Lamb Rasted With Honey 2
Of course, you can use any runny honey for this dish if you can't get to Anglesey, although, if you do get the chance, then it's a place that's well worth a visit. Or if you ever happen to be passing by the Welsh Food Centre in Bodnant, then don't pass by. Go in. You're very unlikely to regret it and they're almost certain to have plenty of local honey and lovely Welsh lamb for sale.
Beaumaris
I used this paste on lamb shoulder on this occasion but it's just as good on leg or whatever cut you prefer. This should give you enough for a half shoulder or a piece of lamb for at least 2 people. Scale up as needed and, if in doubt, be generous with the amount of paste.

1½ - 2 tbsp dried rosemary
½ tsp sea salt flakes (from Anglesey ideally)
½ tsp black peppercorns
½  tsp ground ginger
1 large or 2 small cloves of garlic, peeled
½ tbsp olive or rapeseed oil
Squeeze of lemon juice
2 tbsp runny honey plus an extra 1 tbsp for drizzling
Half shoulder of lamb

Pound the rosemary, salt and peppercorns in a pestle and mortar until reduced near enough to a powder. Add the ground ginger and pound in the garlic. Stir in the oil, lemon juice and the honey. You should have a thickish paste. Rub this over the lamb and leave in the fridge for a few hours or overnight.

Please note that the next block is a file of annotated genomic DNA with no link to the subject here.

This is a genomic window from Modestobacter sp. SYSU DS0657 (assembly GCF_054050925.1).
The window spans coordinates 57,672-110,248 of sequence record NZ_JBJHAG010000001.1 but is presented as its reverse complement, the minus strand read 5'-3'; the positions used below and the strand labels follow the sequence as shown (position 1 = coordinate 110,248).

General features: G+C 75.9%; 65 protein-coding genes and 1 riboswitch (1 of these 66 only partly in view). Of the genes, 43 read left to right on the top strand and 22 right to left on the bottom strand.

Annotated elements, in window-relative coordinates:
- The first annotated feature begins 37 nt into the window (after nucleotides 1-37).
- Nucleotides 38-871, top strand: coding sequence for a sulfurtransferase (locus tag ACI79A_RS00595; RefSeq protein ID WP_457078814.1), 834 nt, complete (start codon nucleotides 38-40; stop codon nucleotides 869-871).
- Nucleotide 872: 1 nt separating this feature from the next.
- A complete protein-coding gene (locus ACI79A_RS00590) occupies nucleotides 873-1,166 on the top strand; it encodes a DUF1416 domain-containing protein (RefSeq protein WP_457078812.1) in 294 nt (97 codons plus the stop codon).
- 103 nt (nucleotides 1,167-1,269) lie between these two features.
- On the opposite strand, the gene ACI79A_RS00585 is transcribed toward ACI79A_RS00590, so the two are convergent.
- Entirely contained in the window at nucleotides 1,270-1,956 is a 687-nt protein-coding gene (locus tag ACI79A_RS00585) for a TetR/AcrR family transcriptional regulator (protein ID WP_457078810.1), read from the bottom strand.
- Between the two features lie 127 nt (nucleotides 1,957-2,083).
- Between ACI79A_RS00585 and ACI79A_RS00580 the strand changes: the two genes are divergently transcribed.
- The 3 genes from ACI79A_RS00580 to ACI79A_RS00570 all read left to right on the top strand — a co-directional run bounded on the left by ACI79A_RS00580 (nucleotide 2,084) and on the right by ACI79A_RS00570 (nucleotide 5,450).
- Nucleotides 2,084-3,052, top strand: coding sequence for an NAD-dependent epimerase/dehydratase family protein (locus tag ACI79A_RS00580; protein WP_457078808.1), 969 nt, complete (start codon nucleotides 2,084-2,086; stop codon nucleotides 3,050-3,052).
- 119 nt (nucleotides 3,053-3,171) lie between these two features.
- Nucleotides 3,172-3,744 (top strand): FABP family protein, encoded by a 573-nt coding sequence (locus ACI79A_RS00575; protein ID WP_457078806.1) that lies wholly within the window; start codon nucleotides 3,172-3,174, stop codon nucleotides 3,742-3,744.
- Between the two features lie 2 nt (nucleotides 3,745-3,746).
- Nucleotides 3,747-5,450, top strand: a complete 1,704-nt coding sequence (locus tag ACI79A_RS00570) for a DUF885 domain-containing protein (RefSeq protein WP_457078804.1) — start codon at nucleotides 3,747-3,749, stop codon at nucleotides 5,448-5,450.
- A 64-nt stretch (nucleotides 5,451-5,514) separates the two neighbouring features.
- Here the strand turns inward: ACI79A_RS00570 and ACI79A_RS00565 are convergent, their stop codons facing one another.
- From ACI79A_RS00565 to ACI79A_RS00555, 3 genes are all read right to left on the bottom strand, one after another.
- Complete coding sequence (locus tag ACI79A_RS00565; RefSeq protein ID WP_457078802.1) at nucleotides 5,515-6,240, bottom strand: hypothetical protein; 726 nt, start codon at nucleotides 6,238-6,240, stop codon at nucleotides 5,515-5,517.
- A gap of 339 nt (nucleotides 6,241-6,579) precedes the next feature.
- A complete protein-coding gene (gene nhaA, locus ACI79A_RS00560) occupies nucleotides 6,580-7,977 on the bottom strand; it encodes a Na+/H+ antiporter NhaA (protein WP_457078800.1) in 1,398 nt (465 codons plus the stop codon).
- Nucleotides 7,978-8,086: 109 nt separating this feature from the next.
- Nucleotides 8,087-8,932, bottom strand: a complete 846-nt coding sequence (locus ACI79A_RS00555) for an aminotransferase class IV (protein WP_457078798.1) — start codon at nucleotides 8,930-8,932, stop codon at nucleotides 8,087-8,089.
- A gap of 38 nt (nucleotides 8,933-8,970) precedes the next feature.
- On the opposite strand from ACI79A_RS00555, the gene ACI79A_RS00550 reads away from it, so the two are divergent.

Place the lamb in a roasting tin, drizzle over the additional tablespoon of honey and roast until done to your liking. It's a good idea to line the roasting tin with some foil - roasted honey can be very difficult to wash off. I prefer to roast the lamb at quite a low temperature, so for a half shoulder that’s about 80 minutes at 150ºC, but use whatever time you prefer or would be suitable for the cut of lamb you've chosen.

Allow the lamb to rest before serving. I think it's best kept simple with something like green veg and boiled potatoes but I've got nothing against gravy if you'd prefer to make some.

Wednesday, 5 July 2017

Visitandines